The Chinese have used acupuncture for thousands of years to help manage pain, but exactly how it works has been a mystery—until now. Although scientists speculated that acupuncture possibly activates the body’s natural painkillers, there was no solid scientific evidence, and many experts believed its pain-relieving reputation was nothing more than a placebo effect.
Researchers at the University of Michigan used brain imagining to find evidence that traditional Chinese acupuncture actually affects the brain’s long-term ability to manage pain. Their study discovered that acupuncture increases the binding ability of mu-opioid receptors in the regions of the brain that process and control pain signals. Opioid painkillers, such as morphine and codeine, bind to these receptors.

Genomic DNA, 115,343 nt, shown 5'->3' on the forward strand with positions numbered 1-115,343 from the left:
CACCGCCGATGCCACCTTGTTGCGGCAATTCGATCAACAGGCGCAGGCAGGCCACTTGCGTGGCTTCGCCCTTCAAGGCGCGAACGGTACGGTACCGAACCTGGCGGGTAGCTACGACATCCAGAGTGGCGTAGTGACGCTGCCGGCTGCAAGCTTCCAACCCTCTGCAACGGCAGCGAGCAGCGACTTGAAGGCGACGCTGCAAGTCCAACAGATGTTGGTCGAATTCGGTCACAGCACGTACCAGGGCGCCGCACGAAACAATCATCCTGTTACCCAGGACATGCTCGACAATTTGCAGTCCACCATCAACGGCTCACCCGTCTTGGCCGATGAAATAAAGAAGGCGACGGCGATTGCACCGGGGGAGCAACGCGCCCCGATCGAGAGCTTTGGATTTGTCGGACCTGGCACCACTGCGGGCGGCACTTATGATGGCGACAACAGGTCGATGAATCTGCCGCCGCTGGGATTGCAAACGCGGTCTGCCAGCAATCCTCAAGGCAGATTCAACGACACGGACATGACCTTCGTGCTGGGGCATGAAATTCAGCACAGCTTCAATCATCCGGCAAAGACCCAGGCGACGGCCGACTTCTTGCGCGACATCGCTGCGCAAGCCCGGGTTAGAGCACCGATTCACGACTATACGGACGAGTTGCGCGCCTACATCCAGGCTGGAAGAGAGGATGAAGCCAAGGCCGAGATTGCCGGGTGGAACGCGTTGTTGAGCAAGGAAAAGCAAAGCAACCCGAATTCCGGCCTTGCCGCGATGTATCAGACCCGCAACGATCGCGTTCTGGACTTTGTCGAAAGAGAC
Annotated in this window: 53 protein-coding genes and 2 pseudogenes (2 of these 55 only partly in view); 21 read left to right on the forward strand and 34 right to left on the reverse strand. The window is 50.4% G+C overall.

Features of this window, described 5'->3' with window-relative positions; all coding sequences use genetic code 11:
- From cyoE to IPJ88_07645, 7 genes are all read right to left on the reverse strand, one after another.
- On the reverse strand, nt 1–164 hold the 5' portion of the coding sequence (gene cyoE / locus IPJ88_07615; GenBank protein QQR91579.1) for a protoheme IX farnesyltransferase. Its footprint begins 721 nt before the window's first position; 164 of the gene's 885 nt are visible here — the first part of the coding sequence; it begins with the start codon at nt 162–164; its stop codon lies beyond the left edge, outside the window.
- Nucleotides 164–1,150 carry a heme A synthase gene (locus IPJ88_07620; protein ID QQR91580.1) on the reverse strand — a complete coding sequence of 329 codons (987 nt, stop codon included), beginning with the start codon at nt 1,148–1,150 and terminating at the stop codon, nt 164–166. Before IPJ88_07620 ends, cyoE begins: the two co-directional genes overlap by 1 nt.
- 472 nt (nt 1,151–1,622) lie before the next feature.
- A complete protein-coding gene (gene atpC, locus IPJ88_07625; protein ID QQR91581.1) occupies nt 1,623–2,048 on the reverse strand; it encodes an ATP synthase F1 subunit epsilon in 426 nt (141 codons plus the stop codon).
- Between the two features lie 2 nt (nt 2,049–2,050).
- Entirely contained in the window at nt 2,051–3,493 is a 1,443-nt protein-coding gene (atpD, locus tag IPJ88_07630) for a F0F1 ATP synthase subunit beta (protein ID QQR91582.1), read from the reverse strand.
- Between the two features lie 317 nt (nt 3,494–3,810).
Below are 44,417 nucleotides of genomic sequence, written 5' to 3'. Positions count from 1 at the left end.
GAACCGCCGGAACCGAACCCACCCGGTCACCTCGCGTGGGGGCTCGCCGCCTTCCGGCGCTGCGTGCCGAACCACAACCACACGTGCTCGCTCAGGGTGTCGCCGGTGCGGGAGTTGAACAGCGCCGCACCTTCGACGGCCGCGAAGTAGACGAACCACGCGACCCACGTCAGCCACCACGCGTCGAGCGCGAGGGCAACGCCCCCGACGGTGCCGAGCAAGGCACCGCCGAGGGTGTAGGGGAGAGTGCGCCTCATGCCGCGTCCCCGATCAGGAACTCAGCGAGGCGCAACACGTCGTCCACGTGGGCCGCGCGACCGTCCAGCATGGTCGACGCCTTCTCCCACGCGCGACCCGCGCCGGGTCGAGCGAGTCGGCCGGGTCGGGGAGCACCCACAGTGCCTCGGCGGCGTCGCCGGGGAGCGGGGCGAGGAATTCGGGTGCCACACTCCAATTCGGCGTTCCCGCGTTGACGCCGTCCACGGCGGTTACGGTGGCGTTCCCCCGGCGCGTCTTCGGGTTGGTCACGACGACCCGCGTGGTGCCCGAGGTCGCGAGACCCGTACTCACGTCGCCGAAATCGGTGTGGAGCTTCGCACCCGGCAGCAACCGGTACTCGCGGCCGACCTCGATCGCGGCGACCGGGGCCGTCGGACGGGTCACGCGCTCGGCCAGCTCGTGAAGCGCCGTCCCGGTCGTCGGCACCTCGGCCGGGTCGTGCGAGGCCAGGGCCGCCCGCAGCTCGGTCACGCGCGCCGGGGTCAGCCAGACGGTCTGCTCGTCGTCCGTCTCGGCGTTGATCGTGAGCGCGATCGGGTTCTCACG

“The increased binding availability of these receptors was associated with reductions in pain,” says Richard E. Harris, Ph.D., researcher at the University of Michigan Chronic Pain and Fatigue Research Center. Treating victims of chronic pain with acupuncture may make their opioid medications work better because the pain-relieving medication can attach to more receptors and increase their effectiveness.
Results of the study will appear in the September “Journal of NeuroImage.”